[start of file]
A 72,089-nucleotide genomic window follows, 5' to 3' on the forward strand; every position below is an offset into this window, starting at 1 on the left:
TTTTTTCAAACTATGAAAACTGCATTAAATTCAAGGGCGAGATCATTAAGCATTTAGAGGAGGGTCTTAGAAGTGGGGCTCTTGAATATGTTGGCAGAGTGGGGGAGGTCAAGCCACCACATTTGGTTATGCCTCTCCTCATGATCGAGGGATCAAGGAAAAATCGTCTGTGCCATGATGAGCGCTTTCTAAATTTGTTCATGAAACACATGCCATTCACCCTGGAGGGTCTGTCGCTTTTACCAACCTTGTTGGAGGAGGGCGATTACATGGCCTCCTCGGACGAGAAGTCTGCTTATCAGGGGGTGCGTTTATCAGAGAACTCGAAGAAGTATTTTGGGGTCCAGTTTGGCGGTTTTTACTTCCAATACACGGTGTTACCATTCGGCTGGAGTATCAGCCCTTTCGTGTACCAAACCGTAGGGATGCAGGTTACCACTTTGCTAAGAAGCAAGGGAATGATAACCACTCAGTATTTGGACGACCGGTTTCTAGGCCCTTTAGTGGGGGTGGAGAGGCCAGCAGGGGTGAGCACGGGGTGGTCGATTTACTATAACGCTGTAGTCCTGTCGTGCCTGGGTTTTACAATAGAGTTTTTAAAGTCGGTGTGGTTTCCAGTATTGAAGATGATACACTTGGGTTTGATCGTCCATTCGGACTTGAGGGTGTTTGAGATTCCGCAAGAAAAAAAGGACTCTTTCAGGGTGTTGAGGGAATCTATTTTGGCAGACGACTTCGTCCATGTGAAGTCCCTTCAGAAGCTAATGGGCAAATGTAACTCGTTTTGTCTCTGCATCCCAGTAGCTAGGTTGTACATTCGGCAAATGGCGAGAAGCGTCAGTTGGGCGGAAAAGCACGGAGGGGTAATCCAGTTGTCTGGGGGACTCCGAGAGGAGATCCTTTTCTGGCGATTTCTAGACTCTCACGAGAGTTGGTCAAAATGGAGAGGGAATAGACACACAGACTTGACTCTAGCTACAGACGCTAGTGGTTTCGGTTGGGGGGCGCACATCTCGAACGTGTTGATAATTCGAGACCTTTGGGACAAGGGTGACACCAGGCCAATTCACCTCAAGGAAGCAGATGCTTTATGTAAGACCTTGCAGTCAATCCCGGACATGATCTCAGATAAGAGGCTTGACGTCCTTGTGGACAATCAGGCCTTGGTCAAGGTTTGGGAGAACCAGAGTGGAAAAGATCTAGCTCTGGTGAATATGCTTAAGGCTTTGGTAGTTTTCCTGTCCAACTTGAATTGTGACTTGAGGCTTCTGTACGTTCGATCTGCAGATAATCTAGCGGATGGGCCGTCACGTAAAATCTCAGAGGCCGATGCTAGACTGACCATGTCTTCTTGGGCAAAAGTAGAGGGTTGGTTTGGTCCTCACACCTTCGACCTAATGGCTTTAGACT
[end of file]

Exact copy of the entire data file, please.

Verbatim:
A 72,089-nucleotide genomic window follows, 5' to 3' on the forward strand; every position below is an offset into this window, starting at 1 on the left:
TTTTTTCAAACTATGAAAACTGCATTAAATTCAAGGGCGAGATCATTAAGCATTTAGAGGAGGGTCTTAGAAGTGGGGCTCTTGAATATGTTGGCAGAGTGGGGGAGGTCAAGCCACCACATTTGGTTATGCCTCTCCTCATGATCGAGGGATCAAGGAAAAATCGTCTGTGCCATGATGAGCGCTTTCTAAATTTGTTCATGAAACACATGCCATTCACCCTGGAGGGTCTGTCGCTTTTACCAACCTTGTTGGAGGAGGGCGATTACATGGCCTCCTCGGACGAGAAGTCTGCTTATCAGGGGGTGCGTTTATCAGAGAACTCGAAGAAGTATTTTGGGGTCCAGTTTGGCGGTTTTTACTTCCAATACACGGTGTTACCATTCGGCTGGAGTATCAGCCCTTTCGTGTACCAAACCGTAGGGATGCAGGTTACCACTTTGCTAAGAAGCAAGGGAATGATAACCACTCAGTATTTGGACGACCGGTTTCTAGGCCCTTTAGTGGGGGTGGAGAGGCCAGCAGGGGTGAGCACGGGGTGGTCGATTTACTATAACGCTGTAGTCCTGTCGTGCCTGGGTTTTACAATAGAGTTTTTAAAGTCGGTGTGGTTTCCAGTATTGAAGATGATACACTTGGGTTTGATCGTCCATTCGGACTTGAGGGTGTTTGAGATTCCGCAAGAAAAAAAGGACTCTTTCAGGGTGTTGAGGGAATCTATTTTGGCAGACGACTTCGTCCATGTGAAGTCCCTTCAGAAGCTAATGGGCAAATGTAACTCGTTTTGTCTCTGCATCCCAGTAGCTAGGTTGTACATTCGGCAAATGGCGAGAAGCGTCAGTTGGGCGGAAAAGCACGGAGGGGTAATCCAGTTGTCTGGGGGACTCCGAGAGGAGATCCTTTTCTGGCGATTTCTAGACTCTCACGAGAGTTGGTCAAAATGGAGAGGGAATAGACACACAGACTTGACTCTAGCTACAGACGCTAGTGGTTTCGGTTGGGGGGCGCACATCTCGAACGTGTTGATAATTCGAGACCTTTGGGACAAGGGTGACACCAGGCCAATTCACCTCAAGGAAGCAGATGCTTTATGTAAGACCTTGCAGTCAATCCCGGACATGATCTCAGATAAGAGGCTTGACGTCCTTGTGGACAATCAGGCCTTGGTCAAGGTTTGGGAGAACCAGAGTGGAAAAGATCTAGCTCTGGTGAATATGCTTAAGGCTTTGGTAGTTTTCCTGTCCAACTTGAATTGTGACTTGAGGCTTCTGTACGTTCGATCTGCAGATAATCTAGCGGATGGGCCGTCACGTAAAATCTCAGAGGCCGATGCTAGACTGACCATGTCTTCTTGGGCAAAAGTAGAGGGTTGGTTTGGTCCTCACACCTTCGACCTAATGGCTTTAGACT